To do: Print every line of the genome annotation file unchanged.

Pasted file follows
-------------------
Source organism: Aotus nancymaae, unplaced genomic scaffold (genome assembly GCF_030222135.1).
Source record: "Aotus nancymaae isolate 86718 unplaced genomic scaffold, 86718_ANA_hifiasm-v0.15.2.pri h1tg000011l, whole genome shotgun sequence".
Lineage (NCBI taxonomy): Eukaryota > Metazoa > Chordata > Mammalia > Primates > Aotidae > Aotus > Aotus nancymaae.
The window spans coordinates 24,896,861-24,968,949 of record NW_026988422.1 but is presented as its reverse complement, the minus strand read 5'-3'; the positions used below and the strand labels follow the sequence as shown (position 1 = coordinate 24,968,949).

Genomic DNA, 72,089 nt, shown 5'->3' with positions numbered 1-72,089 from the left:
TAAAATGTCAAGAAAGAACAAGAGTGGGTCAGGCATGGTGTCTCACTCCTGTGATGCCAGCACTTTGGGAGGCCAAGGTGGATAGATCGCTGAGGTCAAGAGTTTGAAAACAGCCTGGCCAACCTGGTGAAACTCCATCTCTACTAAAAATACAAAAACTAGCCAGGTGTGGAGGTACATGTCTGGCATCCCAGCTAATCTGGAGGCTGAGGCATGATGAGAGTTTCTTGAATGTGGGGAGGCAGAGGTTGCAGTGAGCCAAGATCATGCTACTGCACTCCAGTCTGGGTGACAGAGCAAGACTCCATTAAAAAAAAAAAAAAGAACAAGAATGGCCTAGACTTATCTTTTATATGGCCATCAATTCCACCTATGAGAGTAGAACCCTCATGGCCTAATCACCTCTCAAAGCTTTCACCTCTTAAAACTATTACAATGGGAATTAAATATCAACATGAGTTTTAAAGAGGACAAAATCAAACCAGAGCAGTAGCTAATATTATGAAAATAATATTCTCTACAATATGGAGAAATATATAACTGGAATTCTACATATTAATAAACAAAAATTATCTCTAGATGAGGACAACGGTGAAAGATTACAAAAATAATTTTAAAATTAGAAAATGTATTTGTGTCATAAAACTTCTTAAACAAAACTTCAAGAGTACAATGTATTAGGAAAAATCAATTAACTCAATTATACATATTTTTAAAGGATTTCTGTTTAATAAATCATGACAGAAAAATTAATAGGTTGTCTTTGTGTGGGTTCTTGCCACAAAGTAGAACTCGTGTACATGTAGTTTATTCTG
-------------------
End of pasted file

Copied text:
Source organism: Aotus nancymaae, unplaced genomic scaffold (genome assembly GCF_030222135.1).
Source record: "Aotus nancymaae isolate 86718 unplaced genomic scaffold, 86718_ANA_hifiasm-v0.15.2.pri h1tg000011l, whole genome shotgun sequence".
Lineage (NCBI taxonomy): Eukaryota > Metazoa > Chordata > Mammalia > Primates > Aotidae > Aotus > Aotus nancymaae.
The window spans coordinates 24,896,861-24,968,949 of record NW_026988422.1 but is presented as its reverse complement, the minus strand read 5'-3'; the positions used below and the strand labels follow the sequence as shown (position 1 = coordinate 24,968,949).

Genomic DNA, 72,089 nt, shown 5'->3' with positions numbered 1-72,089 from the left:
TAAAATGTCAAGAAAGAACAAGAGTGGGTCAGGCATGGTGTCTCACTCCTGTGATGCCAGCACTTTGGGAGGCCAAGGTGGATAGATCGCTGAGGTCAAGAGTTTGAAAACAGCCTGGCCAACCTGGTGAAACTCCATCTCTACTAAAAATACAAAAACTAGCCAGGTGTGGAGGTACATGTCTGGCATCCCAGCTAATCTGGAGGCTGAGGCATGATGAGAGTTTCTTGAATGTGGGGAGGCAGAGGTTGCAGTGAGCCAAGATCATGCTACTGCACTCCAGTCTGGGTGACAGAGCAAGACTCCATTAAAAAAAAAAAAAAGAACAAGAATGGCCTAGACTTATCTTTTATATGGCCATCAATTCCACCTATGAGAGTAGAACCCTCATGGCCTAATCACCTCTCAAAGCTTTCACCTCTTAAAACTATTACAATGGGAATTAAATATCAACATGAGTTTTAAAGAGGACAAAATCAAACCAGAGCAGTAGCTAATATTATGAAAATAATATTCTCTACAATATGGAGAAATATATAACTGGAATTCTACATATTAATAAACAAAAATTATCTCTAGATGAGGACAACGGTGAAAGATTACAAAAATAATTTTAAAATTAGAAAATGTATTTGTGTCATAAAACTTCTTAAACAAAACTTCAAGAGTACAATGTATTAGGAAAAATCAATTAACTCAATTATACATATTTTTAAAGGATTTCTGTTTAATAAATCATGACAGAAAAATTAATAGGTTGTCTTTGTGTGGGTTCTTGCCACAAAGTAGAACTCGTGTACATGTAGTTTATTCTG